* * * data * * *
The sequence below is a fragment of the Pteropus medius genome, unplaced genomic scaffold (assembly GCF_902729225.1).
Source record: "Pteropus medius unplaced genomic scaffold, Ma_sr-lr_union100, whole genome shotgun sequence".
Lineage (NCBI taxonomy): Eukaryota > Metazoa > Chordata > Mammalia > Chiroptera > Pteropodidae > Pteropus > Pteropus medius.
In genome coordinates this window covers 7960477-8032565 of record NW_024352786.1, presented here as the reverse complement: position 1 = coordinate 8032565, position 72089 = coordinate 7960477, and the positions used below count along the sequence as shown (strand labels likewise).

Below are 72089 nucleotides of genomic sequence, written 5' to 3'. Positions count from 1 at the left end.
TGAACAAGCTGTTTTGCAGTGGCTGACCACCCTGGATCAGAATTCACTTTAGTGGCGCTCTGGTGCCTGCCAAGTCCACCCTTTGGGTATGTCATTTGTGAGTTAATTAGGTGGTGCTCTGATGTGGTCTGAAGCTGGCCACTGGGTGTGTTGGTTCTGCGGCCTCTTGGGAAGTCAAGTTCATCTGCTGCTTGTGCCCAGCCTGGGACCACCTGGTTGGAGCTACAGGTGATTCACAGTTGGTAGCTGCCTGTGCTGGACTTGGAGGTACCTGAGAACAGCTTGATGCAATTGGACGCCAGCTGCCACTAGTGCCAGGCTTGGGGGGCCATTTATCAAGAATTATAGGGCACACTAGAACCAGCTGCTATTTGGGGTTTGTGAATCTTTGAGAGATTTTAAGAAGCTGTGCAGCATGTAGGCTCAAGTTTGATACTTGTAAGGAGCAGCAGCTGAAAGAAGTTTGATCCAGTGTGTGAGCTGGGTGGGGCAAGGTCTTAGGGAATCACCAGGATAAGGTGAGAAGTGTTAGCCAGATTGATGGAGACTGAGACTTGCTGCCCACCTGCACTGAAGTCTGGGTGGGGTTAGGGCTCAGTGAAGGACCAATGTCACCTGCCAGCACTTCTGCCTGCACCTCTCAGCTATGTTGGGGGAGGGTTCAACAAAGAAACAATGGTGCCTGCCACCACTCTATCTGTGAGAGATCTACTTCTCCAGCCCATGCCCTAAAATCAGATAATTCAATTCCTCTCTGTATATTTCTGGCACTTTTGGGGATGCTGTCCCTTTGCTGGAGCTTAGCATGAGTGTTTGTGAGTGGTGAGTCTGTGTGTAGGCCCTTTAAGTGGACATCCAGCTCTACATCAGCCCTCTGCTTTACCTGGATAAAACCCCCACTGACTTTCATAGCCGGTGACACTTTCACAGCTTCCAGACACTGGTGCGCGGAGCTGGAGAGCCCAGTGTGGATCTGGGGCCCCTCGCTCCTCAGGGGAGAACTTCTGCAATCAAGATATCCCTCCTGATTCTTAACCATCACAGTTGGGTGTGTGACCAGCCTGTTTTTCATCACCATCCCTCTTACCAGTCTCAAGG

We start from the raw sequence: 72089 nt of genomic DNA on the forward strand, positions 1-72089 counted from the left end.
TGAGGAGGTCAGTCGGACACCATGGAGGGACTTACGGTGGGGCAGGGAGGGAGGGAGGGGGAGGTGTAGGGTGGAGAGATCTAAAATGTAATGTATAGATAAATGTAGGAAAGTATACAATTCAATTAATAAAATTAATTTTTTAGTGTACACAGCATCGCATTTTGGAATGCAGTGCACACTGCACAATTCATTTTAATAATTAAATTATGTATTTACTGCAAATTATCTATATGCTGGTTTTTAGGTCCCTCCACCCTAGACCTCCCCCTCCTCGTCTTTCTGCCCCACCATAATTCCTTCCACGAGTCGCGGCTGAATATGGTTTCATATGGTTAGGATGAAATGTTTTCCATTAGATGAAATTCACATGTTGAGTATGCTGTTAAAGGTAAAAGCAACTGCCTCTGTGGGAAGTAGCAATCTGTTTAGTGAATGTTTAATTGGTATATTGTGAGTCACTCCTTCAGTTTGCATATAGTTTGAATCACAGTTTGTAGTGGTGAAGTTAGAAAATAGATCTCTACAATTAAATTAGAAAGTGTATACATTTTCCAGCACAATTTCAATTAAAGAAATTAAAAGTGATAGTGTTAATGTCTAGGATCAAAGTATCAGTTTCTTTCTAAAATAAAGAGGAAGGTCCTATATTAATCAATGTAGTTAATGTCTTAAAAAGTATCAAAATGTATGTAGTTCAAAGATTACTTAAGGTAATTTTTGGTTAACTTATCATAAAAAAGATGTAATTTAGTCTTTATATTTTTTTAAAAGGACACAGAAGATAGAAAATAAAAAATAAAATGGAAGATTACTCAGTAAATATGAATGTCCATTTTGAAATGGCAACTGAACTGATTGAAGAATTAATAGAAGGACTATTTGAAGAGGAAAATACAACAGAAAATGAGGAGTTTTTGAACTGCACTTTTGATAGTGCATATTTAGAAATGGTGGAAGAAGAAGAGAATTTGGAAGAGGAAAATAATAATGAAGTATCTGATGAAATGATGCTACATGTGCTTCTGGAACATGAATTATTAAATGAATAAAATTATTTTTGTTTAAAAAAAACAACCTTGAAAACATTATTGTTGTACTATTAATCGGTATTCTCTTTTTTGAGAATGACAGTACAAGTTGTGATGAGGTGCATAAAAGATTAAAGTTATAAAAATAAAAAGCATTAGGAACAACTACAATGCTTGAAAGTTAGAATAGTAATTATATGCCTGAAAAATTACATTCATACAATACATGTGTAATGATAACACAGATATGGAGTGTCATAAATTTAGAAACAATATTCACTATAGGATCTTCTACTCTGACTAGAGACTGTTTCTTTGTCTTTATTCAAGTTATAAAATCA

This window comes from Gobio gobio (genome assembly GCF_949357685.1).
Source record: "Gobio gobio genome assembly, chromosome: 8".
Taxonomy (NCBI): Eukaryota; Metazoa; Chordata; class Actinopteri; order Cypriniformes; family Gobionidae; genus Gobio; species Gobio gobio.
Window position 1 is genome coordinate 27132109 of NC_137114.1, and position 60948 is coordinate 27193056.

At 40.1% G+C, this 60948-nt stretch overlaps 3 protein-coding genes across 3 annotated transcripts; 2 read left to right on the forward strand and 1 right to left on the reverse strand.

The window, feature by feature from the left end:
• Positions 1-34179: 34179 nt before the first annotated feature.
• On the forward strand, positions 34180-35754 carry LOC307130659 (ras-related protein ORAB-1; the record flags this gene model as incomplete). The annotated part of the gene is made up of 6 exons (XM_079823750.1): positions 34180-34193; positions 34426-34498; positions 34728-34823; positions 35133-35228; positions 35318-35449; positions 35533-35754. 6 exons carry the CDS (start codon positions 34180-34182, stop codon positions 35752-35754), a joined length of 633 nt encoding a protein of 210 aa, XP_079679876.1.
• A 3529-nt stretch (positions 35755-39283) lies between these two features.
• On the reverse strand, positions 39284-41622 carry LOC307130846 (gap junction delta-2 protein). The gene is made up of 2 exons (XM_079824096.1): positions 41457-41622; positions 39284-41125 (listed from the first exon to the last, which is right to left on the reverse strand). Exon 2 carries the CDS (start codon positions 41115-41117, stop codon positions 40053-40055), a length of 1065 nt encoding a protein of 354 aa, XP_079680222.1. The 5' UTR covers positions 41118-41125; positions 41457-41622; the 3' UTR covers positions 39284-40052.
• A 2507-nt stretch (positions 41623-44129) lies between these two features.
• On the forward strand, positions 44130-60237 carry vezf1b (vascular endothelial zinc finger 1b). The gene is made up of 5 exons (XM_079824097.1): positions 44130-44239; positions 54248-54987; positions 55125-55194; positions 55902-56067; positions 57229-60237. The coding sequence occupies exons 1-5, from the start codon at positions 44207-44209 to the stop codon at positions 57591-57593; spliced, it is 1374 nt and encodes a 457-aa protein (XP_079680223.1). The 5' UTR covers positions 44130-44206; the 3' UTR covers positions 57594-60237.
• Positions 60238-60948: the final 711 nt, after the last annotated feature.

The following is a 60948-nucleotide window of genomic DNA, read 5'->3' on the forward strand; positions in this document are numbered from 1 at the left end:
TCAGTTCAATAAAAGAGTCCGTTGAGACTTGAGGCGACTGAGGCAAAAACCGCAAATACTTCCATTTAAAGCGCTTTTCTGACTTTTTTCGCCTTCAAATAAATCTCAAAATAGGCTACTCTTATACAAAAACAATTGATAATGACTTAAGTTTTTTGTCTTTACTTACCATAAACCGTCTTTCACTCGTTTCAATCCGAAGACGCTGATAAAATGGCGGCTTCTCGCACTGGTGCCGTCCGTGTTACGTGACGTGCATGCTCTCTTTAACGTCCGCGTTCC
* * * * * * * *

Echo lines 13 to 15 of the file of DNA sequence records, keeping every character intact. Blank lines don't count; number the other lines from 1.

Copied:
At 40.1% G+C, this 60948-nt stretch overlaps 3 protein-coding genes across 3 annotated transcripts; 2 read left to right on the forward strand and 1 right to left on the reverse strand.

The window, feature by feature from the left end:
• Positions 1-34179: 34179 nt before the first annotated feature.